In creating your own work and your own films and then also starring in them, what kinds of narratives were you wanting to tell?
I wanted to show trans people in a nuanced, aspirational but also messy lens, but told from a perspective that’s community based — a perspective from a Filipina American trans woman. Just like Reese Witherspoon and Sandra Bullock get to be bitchy or they get to be an asshole, and then they get to be funny — I wanted to play those roles, but make the character Filipina American and trans so that my community in the intersectionality of it can see that we can do those too. So for me, it was also important for me to kind of prove to myself and Hollywood that when you have a character who happens to be trans, the story doesn’t have to solely be based on her identity as a trans woman. The story can be anything, and her identity as a trans woman is just a part of who she is, it’s just part of how she moves around in the world and how she became a woman. It’s just part of her experience.
I wanted to show that our stories don’t necessarily have to be about the transition or tricking people and deceiving people and making them think that we’re something that we’re not. That’s an archaic narrative that’s been told over and over again in Hollywood that I wanted to change.
“Razor Tongue” is a show that you wrote, crowdfunded, produced and starred in. It’s now up for an Emmy this year. What effect are you hoping this representation will have on LGBTQ people watching who want to be writers, actors or producers?
For me, courage begets courage, and I think that I was placed on this earth not only to work hard and do what I love to do, but also inspire people. And my community needs as much inspiration, aspiration, representation in order to combat all the negative depictions that have been created in the last hundred years.
The first episode of “Razor Tongue.”
It’s very important that when people find this show, they know how much of the [LGBTQ] community was employed in front of the camera and behind the camera. And I hope that inspires them to continue to not just dream, but to actually live in the dream and pursue everything that they want to pursue. I believe that trans people deserve to feel like they’re grand prize. They deserve to feel like they’re just as valid as any other artist in this industry.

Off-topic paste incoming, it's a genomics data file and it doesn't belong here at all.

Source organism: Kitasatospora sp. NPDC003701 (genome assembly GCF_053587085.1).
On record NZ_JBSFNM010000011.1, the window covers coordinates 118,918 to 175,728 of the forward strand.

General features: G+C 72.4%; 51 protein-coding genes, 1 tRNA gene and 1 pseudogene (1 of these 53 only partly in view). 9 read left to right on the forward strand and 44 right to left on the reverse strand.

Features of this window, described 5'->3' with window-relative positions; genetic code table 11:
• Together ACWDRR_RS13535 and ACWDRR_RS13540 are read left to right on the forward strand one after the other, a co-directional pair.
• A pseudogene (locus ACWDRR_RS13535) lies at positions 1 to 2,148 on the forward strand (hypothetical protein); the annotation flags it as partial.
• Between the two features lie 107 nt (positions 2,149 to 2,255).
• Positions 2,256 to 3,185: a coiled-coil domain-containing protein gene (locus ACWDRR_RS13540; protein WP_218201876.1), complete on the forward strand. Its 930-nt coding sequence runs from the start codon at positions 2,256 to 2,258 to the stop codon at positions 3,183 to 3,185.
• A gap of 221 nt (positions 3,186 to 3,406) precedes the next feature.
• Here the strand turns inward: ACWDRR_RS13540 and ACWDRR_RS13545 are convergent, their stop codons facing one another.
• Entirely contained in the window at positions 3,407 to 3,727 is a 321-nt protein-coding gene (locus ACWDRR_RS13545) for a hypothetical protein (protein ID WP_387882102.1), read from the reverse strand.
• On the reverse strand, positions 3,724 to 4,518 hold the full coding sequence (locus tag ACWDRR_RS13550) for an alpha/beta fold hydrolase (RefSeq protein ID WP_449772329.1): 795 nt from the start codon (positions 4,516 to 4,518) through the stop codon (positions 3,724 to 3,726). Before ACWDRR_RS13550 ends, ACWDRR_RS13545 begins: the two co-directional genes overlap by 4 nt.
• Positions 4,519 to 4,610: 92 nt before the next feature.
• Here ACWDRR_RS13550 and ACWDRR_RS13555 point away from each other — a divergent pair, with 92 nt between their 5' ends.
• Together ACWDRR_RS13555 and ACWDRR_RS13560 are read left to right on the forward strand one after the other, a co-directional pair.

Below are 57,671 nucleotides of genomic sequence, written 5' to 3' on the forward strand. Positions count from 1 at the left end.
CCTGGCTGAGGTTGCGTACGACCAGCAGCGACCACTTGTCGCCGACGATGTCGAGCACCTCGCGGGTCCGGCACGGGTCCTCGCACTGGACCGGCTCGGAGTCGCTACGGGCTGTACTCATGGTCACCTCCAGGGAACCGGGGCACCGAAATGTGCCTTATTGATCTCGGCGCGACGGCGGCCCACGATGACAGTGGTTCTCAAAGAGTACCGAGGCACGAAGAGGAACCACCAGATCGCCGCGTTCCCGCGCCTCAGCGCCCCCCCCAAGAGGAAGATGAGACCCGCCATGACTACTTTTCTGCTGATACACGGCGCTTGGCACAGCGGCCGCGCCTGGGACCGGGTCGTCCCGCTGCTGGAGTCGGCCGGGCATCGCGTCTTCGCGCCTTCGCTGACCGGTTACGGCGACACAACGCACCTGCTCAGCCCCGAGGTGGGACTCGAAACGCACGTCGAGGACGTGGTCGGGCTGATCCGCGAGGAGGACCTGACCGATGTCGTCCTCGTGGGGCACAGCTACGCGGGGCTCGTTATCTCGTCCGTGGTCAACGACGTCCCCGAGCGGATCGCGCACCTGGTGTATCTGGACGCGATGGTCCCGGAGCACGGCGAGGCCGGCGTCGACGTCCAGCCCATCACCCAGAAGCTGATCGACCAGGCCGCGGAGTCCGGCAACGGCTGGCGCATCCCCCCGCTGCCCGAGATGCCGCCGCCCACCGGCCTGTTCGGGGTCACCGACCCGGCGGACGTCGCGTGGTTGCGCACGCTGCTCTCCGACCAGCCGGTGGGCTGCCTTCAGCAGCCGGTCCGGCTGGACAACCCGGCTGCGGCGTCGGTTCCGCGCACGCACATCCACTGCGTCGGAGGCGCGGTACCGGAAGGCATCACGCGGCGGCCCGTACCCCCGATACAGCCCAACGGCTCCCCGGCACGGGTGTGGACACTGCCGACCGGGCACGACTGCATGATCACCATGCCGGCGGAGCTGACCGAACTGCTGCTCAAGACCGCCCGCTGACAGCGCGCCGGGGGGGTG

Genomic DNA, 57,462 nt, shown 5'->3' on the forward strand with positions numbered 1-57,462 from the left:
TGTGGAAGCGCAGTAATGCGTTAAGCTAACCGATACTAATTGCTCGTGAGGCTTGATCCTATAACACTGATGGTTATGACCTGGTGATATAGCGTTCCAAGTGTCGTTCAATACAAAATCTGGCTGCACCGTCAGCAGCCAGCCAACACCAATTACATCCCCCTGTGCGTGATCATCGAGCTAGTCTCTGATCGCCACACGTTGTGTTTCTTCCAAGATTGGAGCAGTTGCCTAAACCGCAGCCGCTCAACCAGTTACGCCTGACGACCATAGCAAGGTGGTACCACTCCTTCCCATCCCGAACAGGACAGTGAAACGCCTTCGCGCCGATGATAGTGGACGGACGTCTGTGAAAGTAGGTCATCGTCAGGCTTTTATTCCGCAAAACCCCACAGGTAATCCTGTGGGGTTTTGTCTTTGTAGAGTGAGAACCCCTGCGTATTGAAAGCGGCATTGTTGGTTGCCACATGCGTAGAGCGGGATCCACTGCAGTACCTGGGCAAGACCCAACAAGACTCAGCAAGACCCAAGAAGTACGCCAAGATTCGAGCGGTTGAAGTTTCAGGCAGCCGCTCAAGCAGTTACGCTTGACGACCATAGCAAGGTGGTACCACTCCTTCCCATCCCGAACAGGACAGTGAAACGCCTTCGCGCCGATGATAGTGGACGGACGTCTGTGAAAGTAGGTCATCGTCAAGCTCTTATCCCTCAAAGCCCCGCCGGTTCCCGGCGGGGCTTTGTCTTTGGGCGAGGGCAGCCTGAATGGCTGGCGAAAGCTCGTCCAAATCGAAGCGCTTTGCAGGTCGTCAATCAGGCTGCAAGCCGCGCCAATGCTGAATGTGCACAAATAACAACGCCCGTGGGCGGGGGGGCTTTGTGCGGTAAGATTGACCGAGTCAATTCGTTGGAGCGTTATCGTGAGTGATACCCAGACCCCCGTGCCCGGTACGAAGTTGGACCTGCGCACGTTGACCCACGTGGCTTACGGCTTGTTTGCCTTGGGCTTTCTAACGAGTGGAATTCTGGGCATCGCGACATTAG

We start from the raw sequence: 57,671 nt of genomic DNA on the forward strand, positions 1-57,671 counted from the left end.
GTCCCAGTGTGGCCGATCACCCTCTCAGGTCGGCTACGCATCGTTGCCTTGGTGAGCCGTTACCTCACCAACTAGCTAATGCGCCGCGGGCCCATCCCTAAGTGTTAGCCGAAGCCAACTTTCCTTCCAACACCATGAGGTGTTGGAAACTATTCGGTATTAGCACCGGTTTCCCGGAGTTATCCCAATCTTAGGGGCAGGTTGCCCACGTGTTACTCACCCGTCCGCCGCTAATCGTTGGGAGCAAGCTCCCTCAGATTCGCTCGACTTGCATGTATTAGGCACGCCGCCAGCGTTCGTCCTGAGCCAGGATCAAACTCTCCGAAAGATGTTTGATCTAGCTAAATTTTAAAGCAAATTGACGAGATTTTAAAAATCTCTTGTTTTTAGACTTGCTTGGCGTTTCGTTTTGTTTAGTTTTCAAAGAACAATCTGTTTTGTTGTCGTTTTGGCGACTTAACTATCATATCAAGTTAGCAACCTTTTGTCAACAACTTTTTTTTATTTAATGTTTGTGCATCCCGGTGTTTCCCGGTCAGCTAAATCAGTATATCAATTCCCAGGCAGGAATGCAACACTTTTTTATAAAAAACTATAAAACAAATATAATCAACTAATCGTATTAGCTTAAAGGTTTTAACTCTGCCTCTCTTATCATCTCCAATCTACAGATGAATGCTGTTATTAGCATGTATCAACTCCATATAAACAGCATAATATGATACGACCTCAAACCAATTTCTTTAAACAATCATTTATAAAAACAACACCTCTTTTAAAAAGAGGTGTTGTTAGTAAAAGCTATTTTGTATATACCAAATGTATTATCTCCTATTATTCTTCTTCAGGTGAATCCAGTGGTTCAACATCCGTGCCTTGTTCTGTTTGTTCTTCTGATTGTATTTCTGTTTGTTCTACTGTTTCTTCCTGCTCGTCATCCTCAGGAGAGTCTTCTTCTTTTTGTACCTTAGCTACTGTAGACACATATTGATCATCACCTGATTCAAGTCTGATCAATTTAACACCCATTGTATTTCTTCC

What was your reaction to the Emmy nomination?
My reaction to the Emmy nomination was a shock and a lot of excitement. I don’t think I’ve ever shook that way in my entire life. I could barely type on my phone. I barely could speak. Part of the shock was that I knew that this was a huge deal. As a Filipina American transwoman being nominated for an Emmy, it’s not something you hear of every day. And so it’s huge for both of my communities and it makes me proud that I get to share this honor with them. I feel like this nomination is a win in a big way, not just for me as someone who’s being acknowledged for their talent and their hard work, but for our community it validates us and it allows us to be seen more, and I think that’s part of the revolution and that’s part of what I’ve been working so hard to do.
What was the inspiration driving the story behind “Razor Tongue,” which you’ve described as both a “spoof on call out culture” but also one that touches on themes of new romance, loving yourself, and standing up for yourself and knowing your convictions?
I had this idea for a character who just was at a place in her life where she valued herself and has done the interrogation of knowing her worth and knowing when certain things shouldn’t be said or when certain things shouldn’t have happened and allowing herself the agency to stand up and speak up for herself. It’s a very empowering thing to write, to perform and to actually see on screen because more often than not, when an uncomfortable situation happens, we feel it being uncomfortable but we don’t really say anything. We just kind of walk away and realize, wait a minute, that shouldn’t have happened. So I love seeing a character who actually in the moment stands up for herself and says something, because I think that that will empower more women to do so.